My View While Reading
Two weeks in Florida treated me to more time to read but left me short on computer access to keep up with my posts. This tree was my best view from my reading chair when I lifted my eyes from the page on a sunny afternoon.
H. G. Wells, Tono-Bungay. I begin the new year with this non-science-fiction novel by the author of The Time Machine and The War of the Worlds. Tono-Bungay is a tonic, a harmless patent medicine for the masses and the basis for a fortune which does do great harm in pre-World War I England.
Ngaio Marsh, Artists in Crime. An Inspector Alleyn mystery in which he meets attractive artist Agatha Troy. I knew, from reading later books in the series, that they marry — but not here, not yet. They meet. They are mutually attracted, he solves the crime. I am confident they will get together sooner or later. Wait for the next book.
Jane Smiley, At Paradise Gate. I am an admirer of Jane Smiley and her deft handling of the problems of (mostly) normal people. An old man, a partner in a long-term, often stressful marriage, lies dying. The daughters and a granddaughter gather. The wife copes.
Randy Pausch, The Last Lecture. This book derives from the “last lecture” delivered by Randy Pausch, while living in his last months with pancreatic cancer.
Frances Trollope, Domestic Manners of the Americans. Fanny Trollope was the mother of the better-known Anthony Trollope and a successful writer in her own right. In 1827 she took several of her children to seek their fortune in the New World. She was both fascinated and disappointed by the new republic. Her observations, often relieved with a little humor, scandalized us all.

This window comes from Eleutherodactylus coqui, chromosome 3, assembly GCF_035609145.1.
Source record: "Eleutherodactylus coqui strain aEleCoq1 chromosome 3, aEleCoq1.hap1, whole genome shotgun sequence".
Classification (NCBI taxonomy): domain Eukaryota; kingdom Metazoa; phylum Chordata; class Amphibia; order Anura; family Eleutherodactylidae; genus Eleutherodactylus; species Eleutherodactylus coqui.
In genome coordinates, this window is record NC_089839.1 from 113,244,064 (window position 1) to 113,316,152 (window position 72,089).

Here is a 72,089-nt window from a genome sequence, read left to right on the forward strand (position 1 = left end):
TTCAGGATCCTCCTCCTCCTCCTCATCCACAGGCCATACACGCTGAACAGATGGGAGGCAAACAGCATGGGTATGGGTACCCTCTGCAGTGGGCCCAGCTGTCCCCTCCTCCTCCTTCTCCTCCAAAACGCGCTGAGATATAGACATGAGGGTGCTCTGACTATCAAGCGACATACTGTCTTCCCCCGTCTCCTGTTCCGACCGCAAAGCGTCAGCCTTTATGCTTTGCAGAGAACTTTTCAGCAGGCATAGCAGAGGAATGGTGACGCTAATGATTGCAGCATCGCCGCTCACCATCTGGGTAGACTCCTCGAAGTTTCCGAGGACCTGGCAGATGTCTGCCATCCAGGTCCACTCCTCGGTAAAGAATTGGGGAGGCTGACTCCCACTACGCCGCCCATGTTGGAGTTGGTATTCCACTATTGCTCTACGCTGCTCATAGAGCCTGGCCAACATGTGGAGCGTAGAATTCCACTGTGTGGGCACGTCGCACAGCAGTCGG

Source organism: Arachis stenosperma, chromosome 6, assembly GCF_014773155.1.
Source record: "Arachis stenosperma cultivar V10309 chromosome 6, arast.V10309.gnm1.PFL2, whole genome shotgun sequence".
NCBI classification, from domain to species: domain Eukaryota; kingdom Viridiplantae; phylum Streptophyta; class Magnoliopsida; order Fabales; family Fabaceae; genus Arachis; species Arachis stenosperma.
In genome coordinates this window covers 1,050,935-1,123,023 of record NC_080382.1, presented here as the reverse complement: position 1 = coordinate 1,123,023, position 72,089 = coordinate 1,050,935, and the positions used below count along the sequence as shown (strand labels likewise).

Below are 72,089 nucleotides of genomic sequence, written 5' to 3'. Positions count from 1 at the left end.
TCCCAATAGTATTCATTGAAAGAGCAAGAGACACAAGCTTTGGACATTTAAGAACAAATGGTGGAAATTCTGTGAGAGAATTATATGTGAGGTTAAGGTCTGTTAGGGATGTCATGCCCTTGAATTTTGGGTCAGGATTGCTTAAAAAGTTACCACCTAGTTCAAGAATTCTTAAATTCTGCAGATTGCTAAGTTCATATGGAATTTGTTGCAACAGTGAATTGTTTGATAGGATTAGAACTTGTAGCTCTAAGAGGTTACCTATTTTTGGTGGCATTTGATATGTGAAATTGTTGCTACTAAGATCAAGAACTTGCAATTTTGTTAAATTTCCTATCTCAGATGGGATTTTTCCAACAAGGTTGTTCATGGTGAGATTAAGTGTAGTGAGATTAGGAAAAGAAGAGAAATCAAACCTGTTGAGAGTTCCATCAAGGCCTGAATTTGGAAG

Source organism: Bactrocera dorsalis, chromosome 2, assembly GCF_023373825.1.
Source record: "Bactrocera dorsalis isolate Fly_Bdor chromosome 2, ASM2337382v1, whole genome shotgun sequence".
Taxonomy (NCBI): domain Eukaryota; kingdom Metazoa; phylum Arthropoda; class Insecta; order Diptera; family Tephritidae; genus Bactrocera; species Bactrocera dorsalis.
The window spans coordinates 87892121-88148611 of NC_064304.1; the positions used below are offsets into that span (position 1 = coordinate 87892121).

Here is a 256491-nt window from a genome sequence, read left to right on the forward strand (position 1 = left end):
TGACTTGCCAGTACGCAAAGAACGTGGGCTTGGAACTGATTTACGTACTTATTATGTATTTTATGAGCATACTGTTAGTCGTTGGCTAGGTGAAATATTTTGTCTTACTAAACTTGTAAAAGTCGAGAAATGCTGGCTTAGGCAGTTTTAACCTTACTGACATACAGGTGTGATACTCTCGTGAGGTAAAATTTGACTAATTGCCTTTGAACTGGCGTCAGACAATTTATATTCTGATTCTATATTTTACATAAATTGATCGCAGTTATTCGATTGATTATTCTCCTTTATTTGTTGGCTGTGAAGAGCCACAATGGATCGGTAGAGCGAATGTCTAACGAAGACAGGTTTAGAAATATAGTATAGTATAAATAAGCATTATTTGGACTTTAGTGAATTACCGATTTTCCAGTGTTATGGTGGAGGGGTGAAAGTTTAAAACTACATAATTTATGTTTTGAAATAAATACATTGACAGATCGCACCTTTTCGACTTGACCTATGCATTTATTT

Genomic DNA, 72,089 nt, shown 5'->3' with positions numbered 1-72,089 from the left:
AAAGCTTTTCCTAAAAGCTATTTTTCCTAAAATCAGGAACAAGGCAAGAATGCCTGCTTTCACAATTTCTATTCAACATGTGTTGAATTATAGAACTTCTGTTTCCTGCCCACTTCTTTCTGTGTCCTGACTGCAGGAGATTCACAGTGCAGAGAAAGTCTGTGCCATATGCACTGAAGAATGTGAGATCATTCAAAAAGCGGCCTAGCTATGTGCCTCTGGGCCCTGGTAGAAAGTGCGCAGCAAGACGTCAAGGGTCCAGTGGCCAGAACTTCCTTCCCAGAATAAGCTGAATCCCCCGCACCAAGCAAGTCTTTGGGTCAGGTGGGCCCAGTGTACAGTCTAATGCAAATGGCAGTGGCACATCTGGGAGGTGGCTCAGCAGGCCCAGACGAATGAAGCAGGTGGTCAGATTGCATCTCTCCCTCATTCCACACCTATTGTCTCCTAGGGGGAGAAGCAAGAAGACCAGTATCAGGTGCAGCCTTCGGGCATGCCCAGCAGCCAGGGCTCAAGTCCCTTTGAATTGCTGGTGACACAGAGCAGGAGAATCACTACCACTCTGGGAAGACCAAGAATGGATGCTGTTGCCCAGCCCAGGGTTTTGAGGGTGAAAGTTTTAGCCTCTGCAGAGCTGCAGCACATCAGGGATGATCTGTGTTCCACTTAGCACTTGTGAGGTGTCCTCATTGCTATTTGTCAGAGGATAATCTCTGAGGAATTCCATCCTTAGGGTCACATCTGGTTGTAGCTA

Emile Zola, Germinal. This disturbing novel depicts the lives of coal miners in 1860s France and their unsuccessful strike for better conditions and pay. Free-market capitalism justifies all, then and now.
John LeCarré, A Most Wanted Man. I have long admired John LeCarré and his intricately-plotted spy novels, but I am sorry that I read this one. It left me angry at the abuse of power by all sides in our current War on Terror.
Frances Trollope, The Widow Barnaby. Since Fanny Trollope, best known for her critical Domestic Manners of the Americans, was a best-selling novelist in her day, I thought I would try one. The widow is flirtatious, maritally ambitious, outrageous — and dresses in poor taste. What will she do next! Trollope knew a thing or two about keeping the reader involved.
W. E. B. Dubois, The Souls of Black Folk. Pioneering sociologist DuBois depicts the situation of Blacks in the South forty years after Emancipation. “Souls” are not just the spiritual souls, but the entire consciousness of a people who, after centuries of slavery, receive little support in the freedom they have gained.
Pamela Neville-Sington, Fanny Trollope: The Life and Adventures of a Clever Woman. Fanny Trollope is best known for her critique of the young United States, Domestic Manners of the Americans. It was her first published book, and she was 53. In the next 24 years she wrote six travel books and 35 novels. They were best sellers in their day. Oh, and she was the mother of Anthony Trollope. This well-written biography tells all.